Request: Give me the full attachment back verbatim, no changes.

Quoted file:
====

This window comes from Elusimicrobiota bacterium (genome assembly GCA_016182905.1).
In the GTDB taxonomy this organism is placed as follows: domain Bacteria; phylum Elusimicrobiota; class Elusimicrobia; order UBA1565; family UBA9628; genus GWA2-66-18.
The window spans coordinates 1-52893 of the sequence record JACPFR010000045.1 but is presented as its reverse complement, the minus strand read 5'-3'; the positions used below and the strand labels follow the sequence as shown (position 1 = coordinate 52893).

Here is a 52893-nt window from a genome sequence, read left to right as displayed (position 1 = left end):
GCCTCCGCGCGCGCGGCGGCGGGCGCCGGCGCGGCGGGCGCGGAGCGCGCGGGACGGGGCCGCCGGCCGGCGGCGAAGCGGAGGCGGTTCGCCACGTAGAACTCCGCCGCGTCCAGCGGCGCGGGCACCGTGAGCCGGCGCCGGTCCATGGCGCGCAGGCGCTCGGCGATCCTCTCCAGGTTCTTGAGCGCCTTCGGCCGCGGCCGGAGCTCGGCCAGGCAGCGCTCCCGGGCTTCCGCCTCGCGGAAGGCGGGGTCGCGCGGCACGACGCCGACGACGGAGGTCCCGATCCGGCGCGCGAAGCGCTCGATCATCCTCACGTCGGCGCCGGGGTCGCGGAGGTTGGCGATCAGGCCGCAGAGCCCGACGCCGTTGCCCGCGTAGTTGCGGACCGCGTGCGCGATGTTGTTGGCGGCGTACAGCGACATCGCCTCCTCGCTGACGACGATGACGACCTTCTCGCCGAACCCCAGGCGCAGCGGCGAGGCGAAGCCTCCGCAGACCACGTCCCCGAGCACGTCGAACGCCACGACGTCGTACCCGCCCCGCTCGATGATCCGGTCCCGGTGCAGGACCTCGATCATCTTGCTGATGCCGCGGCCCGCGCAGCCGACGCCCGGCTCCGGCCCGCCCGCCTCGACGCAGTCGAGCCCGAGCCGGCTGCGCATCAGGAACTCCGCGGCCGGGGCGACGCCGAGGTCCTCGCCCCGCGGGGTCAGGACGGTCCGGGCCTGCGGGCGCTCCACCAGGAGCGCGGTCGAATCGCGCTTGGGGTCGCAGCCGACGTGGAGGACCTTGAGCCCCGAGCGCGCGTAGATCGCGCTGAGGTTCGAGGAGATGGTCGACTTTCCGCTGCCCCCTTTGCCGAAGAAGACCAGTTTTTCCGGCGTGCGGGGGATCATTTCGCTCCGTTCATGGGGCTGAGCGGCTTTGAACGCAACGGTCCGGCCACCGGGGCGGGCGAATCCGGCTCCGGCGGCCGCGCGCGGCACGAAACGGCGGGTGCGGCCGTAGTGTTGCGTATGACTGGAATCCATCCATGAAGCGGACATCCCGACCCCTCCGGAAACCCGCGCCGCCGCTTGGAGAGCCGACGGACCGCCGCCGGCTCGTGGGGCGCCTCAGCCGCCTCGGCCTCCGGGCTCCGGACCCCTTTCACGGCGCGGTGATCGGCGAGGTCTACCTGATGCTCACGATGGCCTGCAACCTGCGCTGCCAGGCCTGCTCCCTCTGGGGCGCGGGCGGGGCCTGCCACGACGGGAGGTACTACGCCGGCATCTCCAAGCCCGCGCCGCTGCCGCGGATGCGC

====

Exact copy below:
This window comes from Elusimicrobiota bacterium (genome assembly GCA_016182905.1).
In the GTDB taxonomy this organism is placed as follows: domain Bacteria; phylum Elusimicrobiota; class Elusimicrobia; order UBA1565; family UBA9628; genus GWA2-66-18.
The window spans coordinates 1-52893 of the sequence record JACPFR010000045.1 but is presented as its reverse complement, the minus strand read 5'-3'; the positions used below and the strand labels follow the sequence as shown (position 1 = coordinate 52893).

Here is a 52893-nt window from a genome sequence, read left to right as displayed (position 1 = left end):
GCCTCCGCGCGCGCGGCGGCGGGCGCCGGCGCGGCGGGCGCGGAGCGCGCGGGACGGGGCCGCCGGCCGGCGGCGAAGCGGAGGCGGTTCGCCACGTAGAACTCCGCCGCGTCCAGCGGCGCGGGCACCGTGAGCCGGCGCCGGTCCATGGCGCGCAGGCGCTCGGCGATCCTCTCCAGGTTCTTGAGCGCCTTCGGCCGCGGCCGGAGCTCGGCCAGGCAGCGCTCCCGGGCTTCCGCCTCGCGGAAGGCGGGGTCGCGCGGCACGACGCCGACGACGGAGGTCCCGATCCGGCGCGCGAAGCGCTCGATCATCCTCACGTCGGCGCCGGGGTCGCGGAGGTTGGCGATCAGGCCGCAGAGCCCGACGCCGTTGCCCGCGTAGTTGCGGACCGCGTGCGCGATGTTGTTGGCGGCGTACAGCGACATCGCCTCCTCGCTGACGACGATGACGACCTTCTCGCCGAACCCCAGGCGCAGCGGCGAGGCGAAGCCTCCGCAGACCACGTCCCCGAGCACGTCGAACGCCACGACGTCGTACCCGCCCCGCTCGATGATCCGGTCCCGGTGCAGGACCTCGATCATCTTGCTGATGCCGCGGCCCGCGCAGCCGACGCCCGGCTCCGGCCCGCCCGCCTCGACGCAGTCGAGCCCGAGCCGGCTGCGCATCAGGAACTCCGCGGCCGGGGCGACGCCGAGGTCCTCGCCCCGCGGGGTCAGGACGGTCCGGGCCTGCGGGCGCTCCACCAGGAGCGCGGTCGAATCGCGCTTGGGGTCGCAGCCGACGTGGAGGACCTTGAGCCCCGAGCGCGCGTAGATCGCGCTGAGGTTCGAGGAGATGGTCGACTTTCCGCTGCCCCCTTTGCCGAAGAAGACCAGTTTTTCCGGCGTGCGGGGGATCATTTCGCTCCGTTCATGGGGCTGAGCGGCTTTGAACGCAACGGTCCGGCCACCGGGGCGGGCGAATCCGGCTCCGGCGGCCGCGCGCGGCACGAAACGGCGGGTGCGGCCGTAGTGTTGCGTATGACTGGAATCCATCCATGAAGCGGACATCCCGACCCCTCCGGAAACCCGCGCCGCCGCTTGGAGAGCCGACGGACCGCCGCCGGCTCGTGGGGCGCCTCAGCCGCCTCGGCCTCCGGGCTCCGGACCCCTTTCACGGCGCGGTGATCGGCGAGGTCTACCTGATGCTCACGATGGCCTGCAACCTGCGCTGCCAGGCCTGCTCCCTCTGGGGCGCGGGCGGGGCCTGCCACGACGGGAGGTACTACGCCGGCATCTCCAAGCCCGCGCCGCTGCCGCGGATGCGC